Tuesday, April 28, 2009

tomorrow's news outlets

Are GlobalPost and True/Slant the way of the journalism world? Maybe, but last time I checked, a True/Slant contributor was lifting all but a few sentences of content from the likes of Wired.com.(My blog is also populated primarily by links and little connector thoughts, but at least it's not advertised as anything more.) My initial reaction is that it's not clear just how different these supposedly new forms of journalism are from The Huffington Post or, say, Slate. GlobalPost strikes me as more substantive than True/Slant, although maybe that's because of the reflex to view foreign-affairs coverage, or even the desire to cover foreign affairs, as somehow loftier.The model is gutsy: A bet on subscriptions when the world is binge drinking free information. I'd like to see it succeed, but I have doubts.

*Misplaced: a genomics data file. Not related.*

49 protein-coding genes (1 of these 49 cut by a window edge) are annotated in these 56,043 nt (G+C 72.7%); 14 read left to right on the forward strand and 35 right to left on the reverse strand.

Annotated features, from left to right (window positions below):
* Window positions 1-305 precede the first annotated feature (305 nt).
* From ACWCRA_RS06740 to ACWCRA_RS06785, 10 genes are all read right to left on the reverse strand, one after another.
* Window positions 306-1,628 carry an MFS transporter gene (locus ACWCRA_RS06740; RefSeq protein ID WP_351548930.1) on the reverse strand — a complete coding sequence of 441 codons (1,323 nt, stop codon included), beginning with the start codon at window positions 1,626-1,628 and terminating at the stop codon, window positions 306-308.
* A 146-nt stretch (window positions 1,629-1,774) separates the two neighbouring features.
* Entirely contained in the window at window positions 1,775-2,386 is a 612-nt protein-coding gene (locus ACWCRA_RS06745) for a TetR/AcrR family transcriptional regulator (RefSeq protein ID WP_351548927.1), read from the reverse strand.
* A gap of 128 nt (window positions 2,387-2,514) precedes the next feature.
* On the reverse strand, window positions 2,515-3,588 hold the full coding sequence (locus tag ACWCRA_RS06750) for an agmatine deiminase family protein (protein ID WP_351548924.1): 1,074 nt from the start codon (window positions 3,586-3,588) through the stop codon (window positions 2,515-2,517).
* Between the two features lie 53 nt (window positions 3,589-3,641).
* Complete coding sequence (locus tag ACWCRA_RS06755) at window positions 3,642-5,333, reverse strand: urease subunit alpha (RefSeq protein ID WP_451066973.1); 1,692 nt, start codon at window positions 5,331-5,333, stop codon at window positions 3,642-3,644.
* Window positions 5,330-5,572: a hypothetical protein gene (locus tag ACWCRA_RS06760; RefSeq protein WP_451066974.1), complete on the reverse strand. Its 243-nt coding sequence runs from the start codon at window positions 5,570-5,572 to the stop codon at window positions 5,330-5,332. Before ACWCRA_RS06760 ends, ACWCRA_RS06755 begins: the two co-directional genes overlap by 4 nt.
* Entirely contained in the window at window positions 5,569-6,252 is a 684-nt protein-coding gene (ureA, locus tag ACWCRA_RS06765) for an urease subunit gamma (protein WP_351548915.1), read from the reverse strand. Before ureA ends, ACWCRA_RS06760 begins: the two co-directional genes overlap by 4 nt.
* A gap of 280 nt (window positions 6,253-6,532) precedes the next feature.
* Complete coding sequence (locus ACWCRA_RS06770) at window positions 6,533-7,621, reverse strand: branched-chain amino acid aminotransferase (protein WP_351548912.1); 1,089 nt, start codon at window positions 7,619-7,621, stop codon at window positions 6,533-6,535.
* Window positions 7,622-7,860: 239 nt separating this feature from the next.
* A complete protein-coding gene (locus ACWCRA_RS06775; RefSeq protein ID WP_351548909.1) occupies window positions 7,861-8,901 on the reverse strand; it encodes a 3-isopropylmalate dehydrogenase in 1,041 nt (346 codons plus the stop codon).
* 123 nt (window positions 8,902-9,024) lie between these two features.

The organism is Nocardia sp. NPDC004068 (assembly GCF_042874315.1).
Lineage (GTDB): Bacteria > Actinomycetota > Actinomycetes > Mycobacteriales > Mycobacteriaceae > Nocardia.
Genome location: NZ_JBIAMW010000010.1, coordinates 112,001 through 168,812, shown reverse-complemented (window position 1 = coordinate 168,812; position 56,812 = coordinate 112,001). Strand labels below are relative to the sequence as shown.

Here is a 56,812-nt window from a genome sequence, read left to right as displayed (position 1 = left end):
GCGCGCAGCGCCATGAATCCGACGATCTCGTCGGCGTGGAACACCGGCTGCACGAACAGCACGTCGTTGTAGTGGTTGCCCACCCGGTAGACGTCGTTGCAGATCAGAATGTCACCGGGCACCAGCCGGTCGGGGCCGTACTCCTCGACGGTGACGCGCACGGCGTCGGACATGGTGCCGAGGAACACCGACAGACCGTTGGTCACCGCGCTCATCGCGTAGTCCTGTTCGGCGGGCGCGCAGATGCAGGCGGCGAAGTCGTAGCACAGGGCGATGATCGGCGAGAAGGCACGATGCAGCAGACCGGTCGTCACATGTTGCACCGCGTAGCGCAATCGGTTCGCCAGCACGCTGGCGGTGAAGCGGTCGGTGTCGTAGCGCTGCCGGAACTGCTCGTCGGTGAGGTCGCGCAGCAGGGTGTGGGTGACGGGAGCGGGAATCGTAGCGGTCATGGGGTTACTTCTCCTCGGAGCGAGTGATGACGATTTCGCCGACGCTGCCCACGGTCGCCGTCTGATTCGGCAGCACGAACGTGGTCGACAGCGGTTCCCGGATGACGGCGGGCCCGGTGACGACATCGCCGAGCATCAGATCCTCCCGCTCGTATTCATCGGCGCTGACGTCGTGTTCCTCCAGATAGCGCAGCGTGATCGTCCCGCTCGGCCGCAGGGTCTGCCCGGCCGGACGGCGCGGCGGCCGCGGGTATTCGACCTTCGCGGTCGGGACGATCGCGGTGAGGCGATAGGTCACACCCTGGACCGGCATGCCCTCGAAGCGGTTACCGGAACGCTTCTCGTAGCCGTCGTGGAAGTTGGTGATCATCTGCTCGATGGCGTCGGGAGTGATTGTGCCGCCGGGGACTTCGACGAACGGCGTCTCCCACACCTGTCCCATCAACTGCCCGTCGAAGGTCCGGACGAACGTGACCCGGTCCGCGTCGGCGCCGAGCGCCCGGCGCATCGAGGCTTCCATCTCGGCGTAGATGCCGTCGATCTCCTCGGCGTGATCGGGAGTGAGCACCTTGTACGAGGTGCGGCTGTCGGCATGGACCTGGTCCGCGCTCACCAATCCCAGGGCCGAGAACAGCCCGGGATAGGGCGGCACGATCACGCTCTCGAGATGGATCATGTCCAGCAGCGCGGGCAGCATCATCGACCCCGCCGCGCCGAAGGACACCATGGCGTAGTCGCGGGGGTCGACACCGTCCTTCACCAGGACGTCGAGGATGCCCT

In other news (p.i): New book deal in the works. Stay tuned!

Thursday, April 9, 2009

wordsmithing

Good writing is about much more than a slick sentence or smart turn of phrase. Yet sometimes a turn can be so impressive that it knocks you out of your chair. Here are a few I ran across this week.

It's the sort of place [hotel] bankers stay because they think it's where the artists stay. -- Michael Lewis writing in Vanity Fair

[Freedom] means being conscious and aware enough to choose what you pay attention to and to choose how you construct meaning from experience. Because if you cannot exercise this kind of choice in adult life, you will be totally hosed.
-- David Foster Wallace, speaking to Kenyon College graduates in 2005

the narcissism of small differences -- Jason Zengerle writing in The New York Times Magazine

And for good measure, a morsel of diction that didn't do it for me:

... protecting the existing biosphere is not as important as fighting more repugnant evils like war, poverty and unemployment. -- from The New York Times Magazine

Are there varying degrees of evil, let alone degrees of repugnant evils? Or is an evil just that--period?